After previously showing proof-of-concept in a phase 2 setting, investigators will continue to evaluate efficacy and safety of apitegromab, potentially the first muscle-directed therapy for patients with SMA.
A newly announced placebo-controlled phase 3 clinical trial, dubbed SAPPHIRE, will evaluate the efficacy and safety of apitegromab (Scholar Rock), a selective inhibitor of the activation of latent myostatin, in a cohort of 156 patients aged 2-12 years old with nonambulatory spinal muscular atrophy (SMA) types 2 and 3.1
Patients included in the pivotal study will be randomized 1:1:1 to receive apitegromab 10 mg/kg or 20 mg/kg, or placebo by intravenous infusion every 4 weeks for a 12-month period. Apitegromab will be evaluated in conjunction with SMN-targetedtreatment nusinersen (Spinraza; Biogen), similar to the phase 2 TOPAZ study (NCT03921528). Patients receiving background SMN treatment with risdiplam (Evrysdi; PTC Therapeutics) will also be eligible for the study. Once 50% of the main efficacy population completes their 12 months of treatment, Scholar Rock will provide an interim analysis update.
Investigators will use change from baseline on the Expanded Hammersmith Functional Motor Scale (HFMSE) total score as the primary end point, and several other additional end points including safety, the proportion of patients with at least a 3-point HFMSE increase, Revised Upper Limb Module (RULM) scores, and World Health Organization motor developmental milestones. The trial will also assess pharmacodynamics, pharmacokinetics, and antidrug antibodies.
"Despite the important progress in SMA treatment offered by SMN therapies, there continues to be significant unmet medical need, and we believe that apitegromab has the potential to improve motor function as add-on to background SMN therapy and transform the lives of patients with SMA," Nagesh Mahanthappa, PhD, interim chief executive officer, Scholar Rock, said in a statement.1 "We are excited to advance to the pivotal trial phase of apitegromab development through SAPPHIRE."
All patients will undergo a chronic maintenance phase of their SMN treatment, corresponding to at least 6 months of prior treatment with risdiplam and at least 10 months of prior treatment with nusinersen. Notably, randomization will be stratified by both the background SMN treatment (nusinersen vs risdiplam) as well as the age at which SMN treatment had been initiated (<5 years vs >5 years).
Results from TOPAZ provided proof-of-concept of apitegromab’s abilities in SMA types 2 and 3. A majority of the 23 patients (57%; n = 13) with ambulatory SMA type 3 who received a 20-mg/kg dose monotherapy across cohort 1 maintained or improved their motor function, as reflected by a greater than 0-point change from baseline in Revised Hammersmith Scale (RHS). The investigators also documented that 22% of patients (n = 5) in cohort 1 attained a greater than 3-point increase from baseline in RHS. Additionally, there was a 0.3-point decline in mean change from baseline in RHS across the entire cohort.2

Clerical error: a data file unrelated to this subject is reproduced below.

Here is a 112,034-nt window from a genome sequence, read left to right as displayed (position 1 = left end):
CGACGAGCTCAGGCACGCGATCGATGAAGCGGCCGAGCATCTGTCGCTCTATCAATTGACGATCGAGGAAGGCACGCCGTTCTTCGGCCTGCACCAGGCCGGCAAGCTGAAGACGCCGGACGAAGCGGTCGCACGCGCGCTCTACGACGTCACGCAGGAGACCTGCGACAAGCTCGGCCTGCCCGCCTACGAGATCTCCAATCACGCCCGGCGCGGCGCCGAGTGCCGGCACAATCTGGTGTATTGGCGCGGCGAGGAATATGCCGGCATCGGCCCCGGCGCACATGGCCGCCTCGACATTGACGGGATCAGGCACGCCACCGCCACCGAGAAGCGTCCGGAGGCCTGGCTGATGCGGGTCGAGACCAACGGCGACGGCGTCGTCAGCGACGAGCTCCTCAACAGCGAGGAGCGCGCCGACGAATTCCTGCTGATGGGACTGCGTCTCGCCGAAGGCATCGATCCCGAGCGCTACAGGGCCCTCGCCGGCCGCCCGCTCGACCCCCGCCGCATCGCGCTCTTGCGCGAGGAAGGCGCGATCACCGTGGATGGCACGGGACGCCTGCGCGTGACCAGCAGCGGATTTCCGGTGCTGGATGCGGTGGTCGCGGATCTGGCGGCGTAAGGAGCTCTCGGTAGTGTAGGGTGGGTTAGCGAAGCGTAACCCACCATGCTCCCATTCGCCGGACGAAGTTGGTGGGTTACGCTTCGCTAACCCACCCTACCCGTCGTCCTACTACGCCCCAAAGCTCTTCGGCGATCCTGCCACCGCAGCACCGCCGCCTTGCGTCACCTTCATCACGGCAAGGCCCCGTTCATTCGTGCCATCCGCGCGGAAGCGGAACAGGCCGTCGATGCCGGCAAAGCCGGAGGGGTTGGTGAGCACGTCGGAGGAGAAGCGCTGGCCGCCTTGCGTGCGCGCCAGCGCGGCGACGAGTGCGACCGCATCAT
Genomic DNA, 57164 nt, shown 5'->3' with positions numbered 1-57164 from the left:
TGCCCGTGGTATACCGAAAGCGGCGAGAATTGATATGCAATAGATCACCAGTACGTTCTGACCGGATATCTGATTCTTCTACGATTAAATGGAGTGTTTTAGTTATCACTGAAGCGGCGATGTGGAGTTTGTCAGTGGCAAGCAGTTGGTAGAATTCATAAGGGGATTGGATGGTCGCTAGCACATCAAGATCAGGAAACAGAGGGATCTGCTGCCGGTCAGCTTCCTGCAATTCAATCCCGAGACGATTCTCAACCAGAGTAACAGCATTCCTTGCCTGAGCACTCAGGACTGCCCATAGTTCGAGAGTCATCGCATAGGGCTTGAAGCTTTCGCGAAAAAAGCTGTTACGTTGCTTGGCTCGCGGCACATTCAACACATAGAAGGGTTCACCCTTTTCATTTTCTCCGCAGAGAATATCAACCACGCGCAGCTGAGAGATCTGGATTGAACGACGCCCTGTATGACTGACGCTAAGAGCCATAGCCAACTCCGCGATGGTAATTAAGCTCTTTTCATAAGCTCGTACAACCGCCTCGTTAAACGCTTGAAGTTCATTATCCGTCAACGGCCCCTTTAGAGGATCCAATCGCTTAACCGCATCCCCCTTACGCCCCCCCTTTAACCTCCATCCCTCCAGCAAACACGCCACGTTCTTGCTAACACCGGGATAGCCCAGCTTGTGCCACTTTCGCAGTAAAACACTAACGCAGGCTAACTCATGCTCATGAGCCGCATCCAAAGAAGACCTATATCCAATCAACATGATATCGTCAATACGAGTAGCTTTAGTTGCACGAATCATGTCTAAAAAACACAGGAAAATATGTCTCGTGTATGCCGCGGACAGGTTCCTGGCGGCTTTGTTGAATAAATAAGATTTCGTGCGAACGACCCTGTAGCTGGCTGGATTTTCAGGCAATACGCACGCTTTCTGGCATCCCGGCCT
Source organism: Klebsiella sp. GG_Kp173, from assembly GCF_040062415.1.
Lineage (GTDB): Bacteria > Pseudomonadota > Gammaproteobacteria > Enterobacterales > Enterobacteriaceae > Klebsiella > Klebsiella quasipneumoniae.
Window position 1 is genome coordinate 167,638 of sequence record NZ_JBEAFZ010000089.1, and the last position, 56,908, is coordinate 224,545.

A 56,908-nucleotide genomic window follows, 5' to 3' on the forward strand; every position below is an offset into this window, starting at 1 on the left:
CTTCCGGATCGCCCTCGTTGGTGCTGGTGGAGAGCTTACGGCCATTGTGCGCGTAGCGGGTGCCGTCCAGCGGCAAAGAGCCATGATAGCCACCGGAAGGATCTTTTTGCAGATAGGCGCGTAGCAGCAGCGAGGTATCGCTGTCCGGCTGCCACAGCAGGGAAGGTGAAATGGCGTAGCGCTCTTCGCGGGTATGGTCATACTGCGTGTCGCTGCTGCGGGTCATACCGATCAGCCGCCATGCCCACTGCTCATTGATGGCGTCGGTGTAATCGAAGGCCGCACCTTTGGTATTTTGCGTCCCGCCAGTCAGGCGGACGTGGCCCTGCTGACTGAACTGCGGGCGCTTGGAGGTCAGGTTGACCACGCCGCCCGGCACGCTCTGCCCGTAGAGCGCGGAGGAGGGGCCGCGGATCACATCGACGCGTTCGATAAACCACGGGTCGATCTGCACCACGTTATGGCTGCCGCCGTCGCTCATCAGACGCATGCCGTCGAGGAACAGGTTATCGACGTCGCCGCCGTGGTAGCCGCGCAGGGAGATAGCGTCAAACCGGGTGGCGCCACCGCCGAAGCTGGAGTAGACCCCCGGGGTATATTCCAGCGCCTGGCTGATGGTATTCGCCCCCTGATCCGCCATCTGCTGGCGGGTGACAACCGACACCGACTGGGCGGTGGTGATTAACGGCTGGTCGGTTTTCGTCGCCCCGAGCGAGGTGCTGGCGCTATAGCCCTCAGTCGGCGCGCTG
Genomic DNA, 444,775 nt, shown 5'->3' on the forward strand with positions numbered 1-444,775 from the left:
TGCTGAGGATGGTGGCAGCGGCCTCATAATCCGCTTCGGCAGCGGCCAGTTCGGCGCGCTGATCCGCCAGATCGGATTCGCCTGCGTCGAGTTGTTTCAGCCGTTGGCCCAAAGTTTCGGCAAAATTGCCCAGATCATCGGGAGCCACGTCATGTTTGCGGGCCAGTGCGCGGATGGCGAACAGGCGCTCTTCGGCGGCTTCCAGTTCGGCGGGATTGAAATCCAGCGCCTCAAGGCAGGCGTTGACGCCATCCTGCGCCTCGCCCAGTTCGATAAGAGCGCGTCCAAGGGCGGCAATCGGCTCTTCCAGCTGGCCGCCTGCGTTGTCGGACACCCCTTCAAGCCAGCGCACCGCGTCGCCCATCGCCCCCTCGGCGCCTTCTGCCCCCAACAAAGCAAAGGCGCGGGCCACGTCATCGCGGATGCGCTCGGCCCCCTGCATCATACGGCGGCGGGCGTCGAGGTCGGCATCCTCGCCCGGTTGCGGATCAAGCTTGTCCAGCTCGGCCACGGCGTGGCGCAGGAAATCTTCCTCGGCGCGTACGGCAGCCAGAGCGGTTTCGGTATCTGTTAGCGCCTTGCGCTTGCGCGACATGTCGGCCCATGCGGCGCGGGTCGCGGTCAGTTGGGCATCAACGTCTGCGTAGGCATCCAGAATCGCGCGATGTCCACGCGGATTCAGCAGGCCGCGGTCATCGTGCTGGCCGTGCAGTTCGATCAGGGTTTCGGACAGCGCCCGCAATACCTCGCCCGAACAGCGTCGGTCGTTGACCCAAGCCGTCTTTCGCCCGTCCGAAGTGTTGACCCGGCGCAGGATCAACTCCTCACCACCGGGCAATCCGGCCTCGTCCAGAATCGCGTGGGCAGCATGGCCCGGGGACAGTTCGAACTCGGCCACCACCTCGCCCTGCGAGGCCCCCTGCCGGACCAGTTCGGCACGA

Cohort 2, which included 14 patients with type 2 and nonambulatory SMA type 3 treated with 20-mg/kg apitegromab, observed a mean change from baseline in HFMSE of a 0.6-point improvement. The majority (64%; n = 9) of patients achieved at least a 1-point increase in HFMSE and 29% (n = 4) of patients achieved at least a 3-point increase in HFMSE from baseline. These patients, who were already receiving treatment with nusinersen initiated at age 5 years or older, also observed the potential durability of effect with apitegromab for up to 12 months of treatment.
Seventeen patients included in cohort 3 were randomized 1:1 to receive the low dose (apitegromab 2 mg/kg) or high dose (apitegromab 20 mg/kg) and further demonstrated improvements in motor function relative to what was observed at the 6-month interim analysis. All told, there was a 7.1-point and 5.3-point mean improvements for the 20 mg/kg and 2 mg/kg dose arms, respectively, from baseline in HFMSE score.
"We are encouraged and motivated by the positive results of the TOPAZ phase 2 proof-of-concept trial, which informed the design of SAPPHIRE to evaluate the therapeutic potential of apitegromab in SMA," Yung Chyung, MD, chief medical officer, Scholar Rock, said in a statement.1 "Building on the solid foundation of TOPAZ, our phase 3 trial and the broader program are aimed at advancing the development of apitegromab towards our aspiration of transforming the lives of patients with SMA.”
SAPPHIRE will also include an exploratory population that includes 48 patients aged 13-21 years old with non-ambulatory SMA type 2/3. These patients will be randomized 2:1 to receive either apitegromab 20 mg/kg or placebo added to background SMN treatment with nusinersen or risdiplam.
At the conclusion of the 12-month treatment period in SAPPHIRE, patients will have the choice to enroll in an open-label extension, which will continue to evaluate the safety and tolerability of the drug, as well as an exploratory characterization of longer-term efficacy.
In July, NeurologyLive® caught up with Chyung to discuss the results of TOPAZ in detail. Watch his commentary below as he provides reasoning for the palpable buzz surrounding apitegromab and its clinical pathway.